The Railway Industry Association (RIA) North has published a new plan outlining the priority for electrification in the North of England.
Called ‘Greener, Faster, Better’, the plan sets out a long-term plan for which passenger and freight routes should be prioritised for electrification, as well as other low-carbon technologies, such as battery and hydrogen-power.
The report identifies strategic freight lines, intercity corridors, and suburban networks across North England that should be top of the list to be electrified.
According to RIA North, the Midland Main Line and TransPennine Route Upgrade offer the greatest decarbonisation benefits – both of which the UK Government announced it will electrify as part of the 2021 Integrated Rail Plan.
It also highlights a range of connections between major towns and cities in the North as “first priority”, including:
- Sheffield to Doncaster/Moorthorpe
- Manchester Victoria to Leeds via Bradford Interchange
- Northallerton to Saltburn via Middlesborough
- Manchester to Sheffield (Hope Valley)
- Leeds to Hull
The report shows that, even on existing electrified routes, there are still high proportions of both passenger and freight services using diesel propulsion, due to other sections of the journey not being electrified. Further electrification will allow the removal of diesel passenger trains and will enable the rail freight industry to invest in new electric locomotives.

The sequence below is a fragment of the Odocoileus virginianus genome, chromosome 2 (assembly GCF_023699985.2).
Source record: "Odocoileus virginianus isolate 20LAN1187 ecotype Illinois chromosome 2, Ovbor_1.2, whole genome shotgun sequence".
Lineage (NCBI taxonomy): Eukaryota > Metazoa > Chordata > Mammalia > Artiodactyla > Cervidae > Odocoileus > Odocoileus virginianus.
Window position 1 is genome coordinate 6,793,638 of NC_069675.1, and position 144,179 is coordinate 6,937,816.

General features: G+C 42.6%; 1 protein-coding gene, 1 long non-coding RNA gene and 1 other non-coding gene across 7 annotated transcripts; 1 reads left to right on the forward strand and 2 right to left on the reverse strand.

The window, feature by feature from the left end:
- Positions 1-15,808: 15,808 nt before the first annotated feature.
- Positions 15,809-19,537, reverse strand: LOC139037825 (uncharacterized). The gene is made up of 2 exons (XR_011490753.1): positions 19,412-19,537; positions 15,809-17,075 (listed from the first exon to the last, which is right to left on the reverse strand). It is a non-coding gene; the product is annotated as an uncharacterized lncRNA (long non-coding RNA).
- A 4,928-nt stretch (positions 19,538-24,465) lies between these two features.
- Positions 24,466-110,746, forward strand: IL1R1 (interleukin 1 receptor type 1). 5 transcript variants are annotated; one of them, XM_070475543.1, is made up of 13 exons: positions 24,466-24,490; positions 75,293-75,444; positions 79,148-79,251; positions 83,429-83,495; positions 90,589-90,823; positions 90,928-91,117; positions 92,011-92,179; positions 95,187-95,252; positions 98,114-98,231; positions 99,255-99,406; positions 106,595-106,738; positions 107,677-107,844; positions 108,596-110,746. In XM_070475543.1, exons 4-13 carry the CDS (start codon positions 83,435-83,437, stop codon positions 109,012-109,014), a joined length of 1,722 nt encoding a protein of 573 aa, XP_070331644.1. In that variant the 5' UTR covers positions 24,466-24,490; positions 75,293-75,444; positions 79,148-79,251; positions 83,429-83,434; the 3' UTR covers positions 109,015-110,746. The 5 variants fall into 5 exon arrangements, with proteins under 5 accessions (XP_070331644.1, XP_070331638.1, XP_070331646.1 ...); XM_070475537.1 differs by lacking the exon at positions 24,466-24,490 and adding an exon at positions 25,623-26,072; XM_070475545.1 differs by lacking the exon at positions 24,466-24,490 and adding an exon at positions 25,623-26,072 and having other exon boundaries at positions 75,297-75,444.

These continuity gaps, according to the report, could be bridged by the creation or procurement of multi-traction passenger units that can operate with and without Overhead Line Electrification. It also points to the benefits of a more homogenous fleet when it comes to maintenance and compatibility.
“Rail will be essential for the UK to reach its net-zero transport targets, as a clean form of mass transit. However, many of the North’s major freight and passenger routes continue to rely on diesel trains and critical connections between some of our largest cities are in need of major upgrades,” said RIA North chair Justin Moss.
“Whilst we have seen some progress with commitments from the UK Government in the IRP, these do not go far or fast enough to reach our climate targets.”
The UK Transport Secretary confirmed on 19 October that plans to create a new body to run Britain’s railways have been delayed, stating during a Transport Committee session that Great British Railways will not go ahead in this parliamentary session.